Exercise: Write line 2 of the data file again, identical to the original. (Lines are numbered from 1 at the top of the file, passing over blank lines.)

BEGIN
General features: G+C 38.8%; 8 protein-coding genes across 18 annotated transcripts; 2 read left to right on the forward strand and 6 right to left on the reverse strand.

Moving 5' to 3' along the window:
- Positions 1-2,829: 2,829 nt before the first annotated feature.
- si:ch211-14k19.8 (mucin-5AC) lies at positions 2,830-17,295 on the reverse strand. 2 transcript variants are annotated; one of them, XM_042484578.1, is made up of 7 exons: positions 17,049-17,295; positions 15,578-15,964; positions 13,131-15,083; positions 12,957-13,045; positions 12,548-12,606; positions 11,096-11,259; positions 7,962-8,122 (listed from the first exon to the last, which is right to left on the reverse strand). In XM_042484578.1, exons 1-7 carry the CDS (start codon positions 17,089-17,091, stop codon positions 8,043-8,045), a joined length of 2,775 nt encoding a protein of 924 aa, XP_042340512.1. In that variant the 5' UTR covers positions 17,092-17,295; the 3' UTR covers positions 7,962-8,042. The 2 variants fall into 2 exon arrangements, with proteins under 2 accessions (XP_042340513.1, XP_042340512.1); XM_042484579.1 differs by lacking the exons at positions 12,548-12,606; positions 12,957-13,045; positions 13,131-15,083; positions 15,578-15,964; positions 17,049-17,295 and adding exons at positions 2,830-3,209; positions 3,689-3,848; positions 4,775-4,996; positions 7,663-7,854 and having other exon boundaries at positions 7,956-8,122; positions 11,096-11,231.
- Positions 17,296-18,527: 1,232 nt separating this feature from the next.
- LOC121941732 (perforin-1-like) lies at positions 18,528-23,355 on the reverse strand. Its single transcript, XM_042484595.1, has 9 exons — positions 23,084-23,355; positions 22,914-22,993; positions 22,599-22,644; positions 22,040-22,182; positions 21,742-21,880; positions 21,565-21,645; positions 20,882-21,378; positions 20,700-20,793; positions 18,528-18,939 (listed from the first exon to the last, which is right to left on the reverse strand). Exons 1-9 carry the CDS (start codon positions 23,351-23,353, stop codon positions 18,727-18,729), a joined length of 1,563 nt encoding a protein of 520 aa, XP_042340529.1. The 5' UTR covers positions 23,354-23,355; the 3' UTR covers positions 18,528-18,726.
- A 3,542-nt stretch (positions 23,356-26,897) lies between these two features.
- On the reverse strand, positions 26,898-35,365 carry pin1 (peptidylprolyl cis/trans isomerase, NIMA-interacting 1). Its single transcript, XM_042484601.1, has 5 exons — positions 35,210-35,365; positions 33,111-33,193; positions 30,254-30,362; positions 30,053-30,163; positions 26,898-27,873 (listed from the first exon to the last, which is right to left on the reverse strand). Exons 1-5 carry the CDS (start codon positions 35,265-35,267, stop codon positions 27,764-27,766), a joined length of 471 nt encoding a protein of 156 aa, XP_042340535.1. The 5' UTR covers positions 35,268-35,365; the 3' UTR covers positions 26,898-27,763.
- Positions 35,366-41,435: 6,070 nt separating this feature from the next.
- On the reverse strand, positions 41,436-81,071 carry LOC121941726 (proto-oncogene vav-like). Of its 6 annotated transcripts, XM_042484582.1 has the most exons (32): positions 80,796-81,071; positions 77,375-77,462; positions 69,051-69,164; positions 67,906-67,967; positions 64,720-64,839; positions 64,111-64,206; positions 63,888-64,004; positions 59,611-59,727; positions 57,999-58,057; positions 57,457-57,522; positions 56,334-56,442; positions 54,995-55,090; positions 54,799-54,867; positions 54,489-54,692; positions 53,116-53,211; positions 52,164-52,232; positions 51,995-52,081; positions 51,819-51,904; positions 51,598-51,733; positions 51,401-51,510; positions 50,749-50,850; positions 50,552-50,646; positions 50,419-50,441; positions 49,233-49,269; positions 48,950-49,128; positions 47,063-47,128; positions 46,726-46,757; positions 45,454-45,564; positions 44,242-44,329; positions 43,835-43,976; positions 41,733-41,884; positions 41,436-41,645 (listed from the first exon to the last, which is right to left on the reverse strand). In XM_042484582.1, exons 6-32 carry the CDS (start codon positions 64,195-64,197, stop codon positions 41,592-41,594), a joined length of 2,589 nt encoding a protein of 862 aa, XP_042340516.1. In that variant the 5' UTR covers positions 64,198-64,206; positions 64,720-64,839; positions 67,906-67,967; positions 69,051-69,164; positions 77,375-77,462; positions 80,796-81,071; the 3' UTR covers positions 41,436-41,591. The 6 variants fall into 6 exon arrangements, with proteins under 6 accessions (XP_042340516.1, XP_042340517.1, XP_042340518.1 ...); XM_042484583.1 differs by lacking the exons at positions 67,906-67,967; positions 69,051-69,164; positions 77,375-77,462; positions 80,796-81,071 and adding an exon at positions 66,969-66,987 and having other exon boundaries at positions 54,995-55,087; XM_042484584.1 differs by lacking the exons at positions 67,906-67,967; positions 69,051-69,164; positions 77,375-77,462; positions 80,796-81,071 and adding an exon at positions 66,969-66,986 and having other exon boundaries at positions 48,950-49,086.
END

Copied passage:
Moving 5' to 3' along the window: